Haiti Relief Donation Deductible on 2009 Return


By Martin DiGiovine

Cash contributions made to charities providing earthquake relief to Haiti, made before March 1, 2010, may be deducted on your 2009 tax return.

The new law is modeled after legislation that encouraged charitable contributions after the 2004 Indian Ocean tsunami.

The law also allows phone bills to be used as proof for taxpayers who made their donation via a text message under a popular Red Cross giving initiative.

Additional tax incentives to help Haiti are still under consideration. One proposal in Congress would extend an expired provision that allows an enhanced deduction for donations of food inventory.

The new law only applies to cash (as opposed to property) contributions. The contributions must be made specifically for the relief of victims in areas affected by the Jan. 12 earthquake in Haiti. Taxpayers have the option of deducting these contributions on either their 2009 or 2010 returns, but not both.

To get a tax benefit, taxpayers must itemize their deductions on Schedule A. Those who claim the standard deduction, including all short-form filers, are not eligible.

In considering whether to take the deduction in 2009 or 2010, taxpayers should be aware that the President has proposed to end the Bush tax cuts with respect to the top two income brackets, raising the top tax rate from 35% to 39.6%. The proposals also included a provision that would limit the tax benefit of itemized deductions to 28% for taxpayers in those brackets. It is not yet clear whether Congress will adopt the President’s proposals.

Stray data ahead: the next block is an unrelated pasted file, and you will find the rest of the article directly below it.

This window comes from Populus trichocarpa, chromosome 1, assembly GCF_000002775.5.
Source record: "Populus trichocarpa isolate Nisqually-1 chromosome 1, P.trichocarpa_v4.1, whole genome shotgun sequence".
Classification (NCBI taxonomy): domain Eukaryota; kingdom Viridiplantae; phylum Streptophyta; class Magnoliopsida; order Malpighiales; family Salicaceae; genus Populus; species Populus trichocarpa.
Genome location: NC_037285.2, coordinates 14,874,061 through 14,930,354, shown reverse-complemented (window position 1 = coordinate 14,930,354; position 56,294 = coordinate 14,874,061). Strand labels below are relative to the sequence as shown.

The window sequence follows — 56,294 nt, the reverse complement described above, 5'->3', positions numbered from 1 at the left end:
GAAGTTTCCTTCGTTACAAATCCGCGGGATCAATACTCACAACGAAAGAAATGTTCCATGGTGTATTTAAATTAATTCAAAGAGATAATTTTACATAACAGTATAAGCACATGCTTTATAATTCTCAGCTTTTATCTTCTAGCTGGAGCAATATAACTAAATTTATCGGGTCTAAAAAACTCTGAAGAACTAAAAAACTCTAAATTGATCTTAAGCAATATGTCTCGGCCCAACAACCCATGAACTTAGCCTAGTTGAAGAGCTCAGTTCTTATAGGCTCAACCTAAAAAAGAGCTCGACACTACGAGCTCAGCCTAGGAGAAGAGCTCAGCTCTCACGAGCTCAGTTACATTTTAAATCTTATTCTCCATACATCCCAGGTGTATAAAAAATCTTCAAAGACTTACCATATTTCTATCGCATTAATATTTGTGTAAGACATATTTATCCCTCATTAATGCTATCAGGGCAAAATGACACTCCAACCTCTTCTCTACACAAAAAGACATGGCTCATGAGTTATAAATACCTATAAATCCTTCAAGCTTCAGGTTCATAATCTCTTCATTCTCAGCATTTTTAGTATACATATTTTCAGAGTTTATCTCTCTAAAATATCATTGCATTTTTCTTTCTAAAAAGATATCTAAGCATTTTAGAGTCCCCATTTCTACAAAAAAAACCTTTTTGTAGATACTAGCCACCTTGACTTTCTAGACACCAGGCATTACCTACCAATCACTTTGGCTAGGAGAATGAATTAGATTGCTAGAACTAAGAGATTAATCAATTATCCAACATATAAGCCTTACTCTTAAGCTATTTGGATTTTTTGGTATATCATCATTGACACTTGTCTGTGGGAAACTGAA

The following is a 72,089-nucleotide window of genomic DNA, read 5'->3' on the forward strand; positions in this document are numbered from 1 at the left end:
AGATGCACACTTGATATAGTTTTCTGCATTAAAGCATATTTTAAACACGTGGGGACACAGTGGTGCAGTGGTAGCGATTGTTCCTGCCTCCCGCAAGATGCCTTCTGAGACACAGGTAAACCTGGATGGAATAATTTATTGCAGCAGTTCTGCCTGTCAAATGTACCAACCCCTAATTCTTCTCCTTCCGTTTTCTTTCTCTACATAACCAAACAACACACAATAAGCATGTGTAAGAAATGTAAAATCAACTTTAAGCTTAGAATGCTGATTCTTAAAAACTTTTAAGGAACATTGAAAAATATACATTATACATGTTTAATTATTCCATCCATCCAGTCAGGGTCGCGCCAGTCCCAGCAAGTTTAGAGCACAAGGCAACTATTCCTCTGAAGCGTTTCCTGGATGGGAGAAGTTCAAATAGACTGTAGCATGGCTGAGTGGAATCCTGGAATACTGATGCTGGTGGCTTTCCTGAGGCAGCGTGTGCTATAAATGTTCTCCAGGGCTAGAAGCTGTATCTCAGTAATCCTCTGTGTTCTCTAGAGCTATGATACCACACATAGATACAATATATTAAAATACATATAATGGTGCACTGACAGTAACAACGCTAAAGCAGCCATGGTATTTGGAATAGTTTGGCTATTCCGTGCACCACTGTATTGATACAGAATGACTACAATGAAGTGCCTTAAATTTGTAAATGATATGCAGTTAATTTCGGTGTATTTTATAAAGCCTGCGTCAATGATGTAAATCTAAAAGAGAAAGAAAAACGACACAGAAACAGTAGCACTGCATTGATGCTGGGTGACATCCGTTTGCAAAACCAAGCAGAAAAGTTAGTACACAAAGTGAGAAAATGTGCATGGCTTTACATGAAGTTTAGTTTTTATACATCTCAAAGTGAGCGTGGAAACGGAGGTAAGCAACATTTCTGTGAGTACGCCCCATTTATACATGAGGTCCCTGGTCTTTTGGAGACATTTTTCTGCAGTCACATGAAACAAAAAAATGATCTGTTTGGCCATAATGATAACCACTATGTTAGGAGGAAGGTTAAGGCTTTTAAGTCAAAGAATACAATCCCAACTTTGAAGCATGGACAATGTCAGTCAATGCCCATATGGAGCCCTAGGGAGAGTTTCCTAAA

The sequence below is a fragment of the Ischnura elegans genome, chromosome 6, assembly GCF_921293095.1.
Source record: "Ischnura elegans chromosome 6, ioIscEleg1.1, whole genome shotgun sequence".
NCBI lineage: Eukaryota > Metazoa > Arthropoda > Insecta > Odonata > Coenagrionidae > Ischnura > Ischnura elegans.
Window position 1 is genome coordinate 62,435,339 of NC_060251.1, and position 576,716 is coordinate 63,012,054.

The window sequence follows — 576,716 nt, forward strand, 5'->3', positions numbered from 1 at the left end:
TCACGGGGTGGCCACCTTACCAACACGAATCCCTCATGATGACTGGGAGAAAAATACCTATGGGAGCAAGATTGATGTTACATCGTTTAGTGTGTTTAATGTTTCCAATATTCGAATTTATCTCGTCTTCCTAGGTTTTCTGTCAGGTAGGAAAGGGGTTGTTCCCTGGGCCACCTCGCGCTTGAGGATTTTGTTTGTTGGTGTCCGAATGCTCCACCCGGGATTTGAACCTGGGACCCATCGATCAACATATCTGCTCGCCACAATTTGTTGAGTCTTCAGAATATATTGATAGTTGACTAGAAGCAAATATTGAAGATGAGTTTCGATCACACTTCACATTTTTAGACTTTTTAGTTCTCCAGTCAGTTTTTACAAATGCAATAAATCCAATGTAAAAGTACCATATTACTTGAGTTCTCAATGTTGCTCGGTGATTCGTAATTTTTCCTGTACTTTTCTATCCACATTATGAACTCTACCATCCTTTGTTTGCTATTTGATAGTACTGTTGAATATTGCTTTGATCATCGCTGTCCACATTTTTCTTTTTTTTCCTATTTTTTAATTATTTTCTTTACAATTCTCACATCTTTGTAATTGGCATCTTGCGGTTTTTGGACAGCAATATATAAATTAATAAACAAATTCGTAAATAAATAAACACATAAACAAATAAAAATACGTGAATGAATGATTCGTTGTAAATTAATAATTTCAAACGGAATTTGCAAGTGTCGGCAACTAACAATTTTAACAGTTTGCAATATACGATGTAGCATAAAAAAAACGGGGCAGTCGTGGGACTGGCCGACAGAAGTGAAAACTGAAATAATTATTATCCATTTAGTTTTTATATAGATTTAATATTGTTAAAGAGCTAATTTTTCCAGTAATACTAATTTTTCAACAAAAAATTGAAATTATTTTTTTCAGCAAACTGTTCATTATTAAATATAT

Schneider Downs provides accounting, tax and business advisory services through innovative thought leaders who deliver the expertise to meet the individual needs of each client. Our offices are located in Pittsburgh, PA, and Columbus, OH.

This advice is not intended or written to be used for, and it cannot be used for, the purpose of avoiding any federal tax penalties that may be imposed, or for promoting, marketing or recommending to another person, any tax related matter.

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